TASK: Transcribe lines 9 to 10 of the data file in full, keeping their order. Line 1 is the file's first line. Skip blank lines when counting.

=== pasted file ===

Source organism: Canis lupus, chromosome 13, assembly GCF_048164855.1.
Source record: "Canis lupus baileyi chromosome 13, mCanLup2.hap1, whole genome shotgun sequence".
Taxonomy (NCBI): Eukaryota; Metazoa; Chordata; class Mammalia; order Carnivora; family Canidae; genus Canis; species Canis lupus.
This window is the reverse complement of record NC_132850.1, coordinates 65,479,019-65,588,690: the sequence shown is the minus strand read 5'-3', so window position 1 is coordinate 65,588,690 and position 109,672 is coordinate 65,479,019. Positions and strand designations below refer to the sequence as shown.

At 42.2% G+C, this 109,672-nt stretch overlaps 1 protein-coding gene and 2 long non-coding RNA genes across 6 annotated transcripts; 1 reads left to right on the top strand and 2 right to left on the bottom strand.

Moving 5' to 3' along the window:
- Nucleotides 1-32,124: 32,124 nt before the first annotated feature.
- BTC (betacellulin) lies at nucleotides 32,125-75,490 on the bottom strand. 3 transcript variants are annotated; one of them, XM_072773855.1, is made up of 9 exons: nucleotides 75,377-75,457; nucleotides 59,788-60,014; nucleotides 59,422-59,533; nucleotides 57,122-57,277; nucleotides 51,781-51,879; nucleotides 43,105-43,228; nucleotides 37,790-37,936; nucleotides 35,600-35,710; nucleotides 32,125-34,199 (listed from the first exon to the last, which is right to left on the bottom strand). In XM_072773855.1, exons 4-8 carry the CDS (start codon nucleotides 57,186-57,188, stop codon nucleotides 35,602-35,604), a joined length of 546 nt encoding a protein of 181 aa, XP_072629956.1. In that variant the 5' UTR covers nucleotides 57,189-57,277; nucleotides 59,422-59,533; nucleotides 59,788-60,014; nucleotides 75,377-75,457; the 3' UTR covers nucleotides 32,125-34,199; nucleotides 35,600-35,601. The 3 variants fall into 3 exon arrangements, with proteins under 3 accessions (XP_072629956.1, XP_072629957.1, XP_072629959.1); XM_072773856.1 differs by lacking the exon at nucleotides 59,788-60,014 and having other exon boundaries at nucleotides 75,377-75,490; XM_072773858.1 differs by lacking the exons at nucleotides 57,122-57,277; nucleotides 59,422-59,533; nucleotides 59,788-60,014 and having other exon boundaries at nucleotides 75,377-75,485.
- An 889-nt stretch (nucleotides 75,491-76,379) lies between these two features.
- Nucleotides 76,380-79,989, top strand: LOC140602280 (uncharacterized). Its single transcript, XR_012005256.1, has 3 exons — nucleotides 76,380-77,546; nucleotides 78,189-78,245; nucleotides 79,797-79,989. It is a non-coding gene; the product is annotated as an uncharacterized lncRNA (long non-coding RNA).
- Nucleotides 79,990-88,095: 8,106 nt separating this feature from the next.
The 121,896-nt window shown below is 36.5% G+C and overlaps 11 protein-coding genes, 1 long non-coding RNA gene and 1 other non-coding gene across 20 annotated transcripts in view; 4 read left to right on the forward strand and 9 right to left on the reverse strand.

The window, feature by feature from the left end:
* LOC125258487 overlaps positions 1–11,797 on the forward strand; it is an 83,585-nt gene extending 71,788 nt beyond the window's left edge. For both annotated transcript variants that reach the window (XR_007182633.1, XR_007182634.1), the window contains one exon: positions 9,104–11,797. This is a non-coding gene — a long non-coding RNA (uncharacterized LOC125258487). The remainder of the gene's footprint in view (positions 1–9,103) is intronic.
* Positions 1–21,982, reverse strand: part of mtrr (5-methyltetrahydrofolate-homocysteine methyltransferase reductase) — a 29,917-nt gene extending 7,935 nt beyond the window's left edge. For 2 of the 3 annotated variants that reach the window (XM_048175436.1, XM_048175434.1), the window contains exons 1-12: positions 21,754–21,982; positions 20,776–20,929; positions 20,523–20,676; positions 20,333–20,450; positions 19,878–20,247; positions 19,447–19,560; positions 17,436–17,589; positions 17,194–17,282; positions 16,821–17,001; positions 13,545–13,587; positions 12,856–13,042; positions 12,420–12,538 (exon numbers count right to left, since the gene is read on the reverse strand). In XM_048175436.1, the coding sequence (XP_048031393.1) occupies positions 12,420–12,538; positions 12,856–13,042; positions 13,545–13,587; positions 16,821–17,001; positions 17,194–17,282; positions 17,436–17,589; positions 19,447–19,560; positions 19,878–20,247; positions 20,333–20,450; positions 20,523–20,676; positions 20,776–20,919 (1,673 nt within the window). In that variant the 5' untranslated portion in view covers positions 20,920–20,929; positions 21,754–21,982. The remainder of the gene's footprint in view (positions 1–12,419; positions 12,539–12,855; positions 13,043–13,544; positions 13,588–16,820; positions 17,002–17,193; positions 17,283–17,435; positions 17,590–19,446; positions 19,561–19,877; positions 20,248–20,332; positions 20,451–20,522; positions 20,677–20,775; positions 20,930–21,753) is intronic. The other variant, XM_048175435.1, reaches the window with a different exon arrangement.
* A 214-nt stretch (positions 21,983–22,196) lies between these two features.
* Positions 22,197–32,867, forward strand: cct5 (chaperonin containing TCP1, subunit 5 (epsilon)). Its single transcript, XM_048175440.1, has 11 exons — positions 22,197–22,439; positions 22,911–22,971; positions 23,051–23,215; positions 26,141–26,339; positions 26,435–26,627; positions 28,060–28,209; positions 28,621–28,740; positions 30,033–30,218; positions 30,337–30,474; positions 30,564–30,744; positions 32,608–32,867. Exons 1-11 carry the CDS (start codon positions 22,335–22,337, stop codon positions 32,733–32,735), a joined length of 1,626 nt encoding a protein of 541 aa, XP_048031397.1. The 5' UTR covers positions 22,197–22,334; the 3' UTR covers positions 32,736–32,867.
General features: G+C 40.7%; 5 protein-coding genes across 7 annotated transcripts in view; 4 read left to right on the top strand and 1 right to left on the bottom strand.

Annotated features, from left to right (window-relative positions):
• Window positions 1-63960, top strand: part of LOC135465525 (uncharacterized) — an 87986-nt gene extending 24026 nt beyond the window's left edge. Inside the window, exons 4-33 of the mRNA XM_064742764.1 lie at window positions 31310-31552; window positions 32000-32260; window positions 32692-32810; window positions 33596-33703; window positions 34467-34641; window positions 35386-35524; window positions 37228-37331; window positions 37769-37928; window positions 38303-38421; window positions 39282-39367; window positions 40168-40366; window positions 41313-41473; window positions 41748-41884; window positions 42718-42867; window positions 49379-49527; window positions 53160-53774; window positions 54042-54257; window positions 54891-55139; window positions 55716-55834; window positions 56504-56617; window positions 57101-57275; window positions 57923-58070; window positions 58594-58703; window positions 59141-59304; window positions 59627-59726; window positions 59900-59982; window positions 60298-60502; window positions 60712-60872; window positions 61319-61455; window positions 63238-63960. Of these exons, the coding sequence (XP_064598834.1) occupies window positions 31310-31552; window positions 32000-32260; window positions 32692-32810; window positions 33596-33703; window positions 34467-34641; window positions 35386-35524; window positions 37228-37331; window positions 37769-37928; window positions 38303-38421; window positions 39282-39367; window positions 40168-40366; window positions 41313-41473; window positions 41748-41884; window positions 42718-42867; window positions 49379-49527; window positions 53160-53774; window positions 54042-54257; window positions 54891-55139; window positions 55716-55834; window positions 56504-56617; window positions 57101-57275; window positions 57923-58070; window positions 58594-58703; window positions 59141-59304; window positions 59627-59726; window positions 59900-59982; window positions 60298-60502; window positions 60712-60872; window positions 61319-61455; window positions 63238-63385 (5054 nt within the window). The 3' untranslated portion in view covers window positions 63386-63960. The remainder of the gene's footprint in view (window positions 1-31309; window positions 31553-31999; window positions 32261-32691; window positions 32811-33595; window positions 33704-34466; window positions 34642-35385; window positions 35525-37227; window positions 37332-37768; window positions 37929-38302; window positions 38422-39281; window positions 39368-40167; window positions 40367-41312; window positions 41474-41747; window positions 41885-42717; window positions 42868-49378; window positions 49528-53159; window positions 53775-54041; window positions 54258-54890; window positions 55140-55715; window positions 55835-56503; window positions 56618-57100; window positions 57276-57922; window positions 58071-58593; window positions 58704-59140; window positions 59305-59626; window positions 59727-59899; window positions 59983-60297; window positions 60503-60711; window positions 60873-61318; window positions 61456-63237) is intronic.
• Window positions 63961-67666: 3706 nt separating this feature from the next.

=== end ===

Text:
- An 889-nt stretch (nucleotides 75,491-76,379) lies between these two features.
- Nucleotides 76,380-79,989, top strand: LOC140602280 (uncharacterized). Its single transcript, XR_012005256.1, has 3 exons — nucleotides 76,380-77,546; nucleotides 78,189-78,245; nucleotides 79,797-79,989. It is a non-coding gene; the product is annotated as an uncharacterized lncRNA (long non-coding RNA).